Agronomy Update – June 2020

In this blog, Agrochemical & Technical Director David Cairns provides a snapshot of what has gone on with the main crops he’s looking after in North Northumberland and the Scottish Borders. 

Since the last written update I provided at the end of May, we have received some much-needed rainfall – around 40-50mm. Although this is very late into the growing season, it has ensured that the crops should get some grain fill and has slowed them down by alleviating stress.

Winter Barley

Crops are turning relatively hard now and I would anticipate seeing the first winter barley being cut in middle of July. The grain set looks good with big ears; just a shortage of shoots at this current time.

Winter Wheat

Wheat has a great ability to compensate and a lot of crops have produced large ears with good, well-set grains and, given that green leaf retention is generally good top to bottom, these crops should fill well and yield okay.

Varietal differences are showing up noticeably in untreated areas with Yellow Rust not following the rule book, meaning we all need to be on our guard for future seasons.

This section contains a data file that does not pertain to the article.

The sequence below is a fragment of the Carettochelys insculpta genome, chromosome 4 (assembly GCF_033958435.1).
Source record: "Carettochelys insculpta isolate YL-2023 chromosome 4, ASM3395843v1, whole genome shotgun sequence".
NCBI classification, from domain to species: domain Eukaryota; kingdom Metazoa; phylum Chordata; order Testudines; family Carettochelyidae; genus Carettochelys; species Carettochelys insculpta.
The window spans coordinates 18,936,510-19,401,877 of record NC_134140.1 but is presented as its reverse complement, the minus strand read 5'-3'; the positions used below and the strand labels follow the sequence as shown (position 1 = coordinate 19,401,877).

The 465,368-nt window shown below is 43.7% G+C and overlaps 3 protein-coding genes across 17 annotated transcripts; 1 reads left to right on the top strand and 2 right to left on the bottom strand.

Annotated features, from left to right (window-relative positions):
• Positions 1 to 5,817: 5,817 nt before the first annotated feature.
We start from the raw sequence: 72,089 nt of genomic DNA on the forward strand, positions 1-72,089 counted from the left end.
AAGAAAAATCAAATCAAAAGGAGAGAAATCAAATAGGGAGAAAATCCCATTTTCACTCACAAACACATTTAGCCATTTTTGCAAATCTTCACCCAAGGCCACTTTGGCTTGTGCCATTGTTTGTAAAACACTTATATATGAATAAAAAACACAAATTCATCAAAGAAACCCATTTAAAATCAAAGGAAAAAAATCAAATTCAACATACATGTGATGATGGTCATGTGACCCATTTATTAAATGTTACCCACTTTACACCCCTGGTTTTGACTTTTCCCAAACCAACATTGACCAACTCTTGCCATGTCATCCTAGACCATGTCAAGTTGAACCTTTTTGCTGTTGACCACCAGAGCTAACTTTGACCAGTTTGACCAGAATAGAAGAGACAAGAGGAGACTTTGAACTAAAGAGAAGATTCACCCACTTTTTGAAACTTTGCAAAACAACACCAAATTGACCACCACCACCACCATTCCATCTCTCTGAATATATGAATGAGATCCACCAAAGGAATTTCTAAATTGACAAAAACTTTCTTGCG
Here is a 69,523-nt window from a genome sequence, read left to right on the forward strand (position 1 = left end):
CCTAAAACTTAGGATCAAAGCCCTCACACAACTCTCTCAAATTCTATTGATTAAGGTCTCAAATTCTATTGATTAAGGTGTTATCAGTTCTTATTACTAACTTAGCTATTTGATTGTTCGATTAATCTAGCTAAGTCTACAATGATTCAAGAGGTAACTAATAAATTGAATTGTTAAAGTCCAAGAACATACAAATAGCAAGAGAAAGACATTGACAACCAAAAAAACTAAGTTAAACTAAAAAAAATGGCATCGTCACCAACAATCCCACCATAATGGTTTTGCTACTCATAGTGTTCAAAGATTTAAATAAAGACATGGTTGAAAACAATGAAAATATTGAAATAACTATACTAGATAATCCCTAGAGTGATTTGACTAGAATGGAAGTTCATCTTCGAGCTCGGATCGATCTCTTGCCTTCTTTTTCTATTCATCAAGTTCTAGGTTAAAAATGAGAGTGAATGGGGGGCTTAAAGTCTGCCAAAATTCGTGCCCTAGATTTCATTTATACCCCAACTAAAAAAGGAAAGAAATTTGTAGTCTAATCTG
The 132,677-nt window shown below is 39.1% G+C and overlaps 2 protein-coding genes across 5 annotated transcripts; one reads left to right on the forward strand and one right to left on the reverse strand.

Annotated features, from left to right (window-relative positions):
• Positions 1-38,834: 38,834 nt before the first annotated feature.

A lot of growers are planning early drilling campaigns and subsequent management needs to be tailored to that, not least developing a robust grass weed control programme incorporating cultural controls.

Oilseed Rape

We’re monitoring crops regularly now for desiccation, although timing will be quite difficult to judge this season given unevenness in fields. But effective timing with pod sealant and Glyphosate is critical for seed maturity.

Spring Barley

Crops are all now fully in ear with very varying yield potentials. Disease is relatively low and we’re now just hoping for a good grain fill period.

If you’re interested in our Spring Barley updates, please visit our YouTube channel, where we offer short video updates on the progress of the Spring Barley at our Crop Trials site in Beal, Northumberland, throughout the growing season.


I think many of us will be looking forward to seeing this season end for arable cropping for various reasons. But, as always, there will be lessons to be learned with what has worked and also what hasn’t.

The focus now is on careful planning to ensure our harvest 2021 crops get off to the best start.

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